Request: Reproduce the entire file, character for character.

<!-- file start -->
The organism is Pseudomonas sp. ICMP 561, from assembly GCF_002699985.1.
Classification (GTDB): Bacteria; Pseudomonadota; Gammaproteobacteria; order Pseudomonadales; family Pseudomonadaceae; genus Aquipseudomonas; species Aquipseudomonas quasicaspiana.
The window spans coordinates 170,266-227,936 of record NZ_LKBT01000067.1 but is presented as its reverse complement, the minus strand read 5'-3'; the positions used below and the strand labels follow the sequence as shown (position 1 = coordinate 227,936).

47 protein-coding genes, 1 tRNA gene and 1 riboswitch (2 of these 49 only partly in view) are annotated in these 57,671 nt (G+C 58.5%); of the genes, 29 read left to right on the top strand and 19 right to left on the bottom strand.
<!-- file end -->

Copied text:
The organism is Pseudomonas sp. ICMP 561, from assembly GCF_002699985.1.
Classification (GTDB): Bacteria; Pseudomonadota; Gammaproteobacteria; order Pseudomonadales; family Pseudomonadaceae; genus Aquipseudomonas; species Aquipseudomonas quasicaspiana.
The window spans coordinates 170,266-227,936 of record NZ_LKBT01000067.1 but is presented as its reverse complement, the minus strand read 5'-3'; the positions used below and the strand labels follow the sequence as shown (position 1 = coordinate 227,936).

47 protein-coding genes, 1 tRNA gene and 1 riboswitch (2 of these 49 only partly in view) are annotated in these 57,671 nt (G+C 58.5%); of the genes, 29 read left to right on the top strand and 19 right to left on the bottom strand.